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      Protein Kinase C as a Modulator of Response Amplification in Vascular Smooth Muscle

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          The amplification of α-adrenoceptor-mediated vasoconstriction by angiotensin II was studied in femoral artery rings from rabbits. Threshold concentrations of angiotensin II (0.1 n M) increased the maximal response to clonidine to 139 ± 8% of control and produced a 3.2-fold increase in sensitivity. These effects of angiotensin II were reversed when tissues were pretreated with staurosporine (50 n M), an inhibitor of protein kinase C. The amplification of the α-adrenoceptor-mediated vasoconstrictor effects of thrombin and norepinephrine by angiotensin II were also reversed by pretreatment with staurosporine. Angiotensin II induced a response amplification in vascular smooth muscle known to be a nonspecific phenomenon, implying postreceptor interaction at intracellular transducer systems. Our findings suggest that upon activation of protein kinase C by angiotensin II, arterial responses to α-adrenoceptor agonists are amplified. This provides for nonspecific changes in vascular sensitivity by tonic alterations in postsynaptic modulation by enzyme systems known to regulate Ca<sup>2+</sup>-dependent phenomena, e.g. those related to vascular excitation-contraction mechanisms.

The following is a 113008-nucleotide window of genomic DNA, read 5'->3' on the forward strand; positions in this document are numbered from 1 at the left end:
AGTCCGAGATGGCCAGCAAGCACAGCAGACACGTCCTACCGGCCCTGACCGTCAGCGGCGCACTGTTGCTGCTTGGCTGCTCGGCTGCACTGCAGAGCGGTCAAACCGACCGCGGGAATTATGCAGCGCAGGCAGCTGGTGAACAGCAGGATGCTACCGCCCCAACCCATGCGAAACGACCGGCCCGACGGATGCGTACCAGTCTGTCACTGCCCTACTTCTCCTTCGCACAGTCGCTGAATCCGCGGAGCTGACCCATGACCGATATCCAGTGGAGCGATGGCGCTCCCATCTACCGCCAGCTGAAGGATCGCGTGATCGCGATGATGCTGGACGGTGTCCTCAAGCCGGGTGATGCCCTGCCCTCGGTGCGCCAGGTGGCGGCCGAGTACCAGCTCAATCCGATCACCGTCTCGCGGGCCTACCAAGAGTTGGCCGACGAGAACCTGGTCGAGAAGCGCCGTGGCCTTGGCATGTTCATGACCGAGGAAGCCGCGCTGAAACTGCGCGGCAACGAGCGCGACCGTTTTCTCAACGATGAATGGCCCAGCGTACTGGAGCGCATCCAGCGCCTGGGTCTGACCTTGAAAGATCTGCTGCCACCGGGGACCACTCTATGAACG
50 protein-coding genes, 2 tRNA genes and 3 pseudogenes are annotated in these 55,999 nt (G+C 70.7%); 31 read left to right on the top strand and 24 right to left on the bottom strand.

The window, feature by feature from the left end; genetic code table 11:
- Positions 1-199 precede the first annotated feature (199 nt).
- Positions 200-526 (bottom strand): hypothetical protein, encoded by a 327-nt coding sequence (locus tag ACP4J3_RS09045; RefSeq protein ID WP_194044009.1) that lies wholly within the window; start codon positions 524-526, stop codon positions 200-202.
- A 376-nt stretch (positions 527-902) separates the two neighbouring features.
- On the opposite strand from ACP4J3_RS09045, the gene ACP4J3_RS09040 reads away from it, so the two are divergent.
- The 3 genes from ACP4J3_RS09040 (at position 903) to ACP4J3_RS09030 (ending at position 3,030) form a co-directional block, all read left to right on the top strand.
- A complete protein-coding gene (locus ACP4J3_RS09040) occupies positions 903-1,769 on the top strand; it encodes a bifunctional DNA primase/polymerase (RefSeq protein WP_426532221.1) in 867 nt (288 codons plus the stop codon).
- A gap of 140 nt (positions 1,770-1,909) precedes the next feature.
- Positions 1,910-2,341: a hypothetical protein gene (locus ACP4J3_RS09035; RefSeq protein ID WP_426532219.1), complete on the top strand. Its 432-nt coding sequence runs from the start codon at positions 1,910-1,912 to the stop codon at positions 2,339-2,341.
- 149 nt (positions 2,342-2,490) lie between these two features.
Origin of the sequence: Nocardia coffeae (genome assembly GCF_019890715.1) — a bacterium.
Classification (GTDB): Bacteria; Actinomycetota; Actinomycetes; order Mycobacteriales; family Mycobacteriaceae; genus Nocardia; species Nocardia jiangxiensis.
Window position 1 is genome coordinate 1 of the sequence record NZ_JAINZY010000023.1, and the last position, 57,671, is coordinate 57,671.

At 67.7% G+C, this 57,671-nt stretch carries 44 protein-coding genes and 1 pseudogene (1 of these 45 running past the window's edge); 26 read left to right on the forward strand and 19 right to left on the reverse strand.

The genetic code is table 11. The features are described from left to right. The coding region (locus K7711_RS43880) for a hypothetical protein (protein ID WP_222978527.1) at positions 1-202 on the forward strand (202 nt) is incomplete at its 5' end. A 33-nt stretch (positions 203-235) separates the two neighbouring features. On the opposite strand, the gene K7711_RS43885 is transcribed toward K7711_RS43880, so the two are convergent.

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          Author and article information

          J Vasc Res
          Journal of Vascular Research
          S. Karger AG
          23 September 2008
          : 27
          : 6
          : 333-340
          Department of Pharmacology, and Vermont Center for Vascular Research, University of Vermont, College of Medicine, Burlington, Vt., USA
          158827 Blood Vessels 1990;27:333–340
          © 1990 S. Karger AG, Basel

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          Pages: 8
          Research Paper


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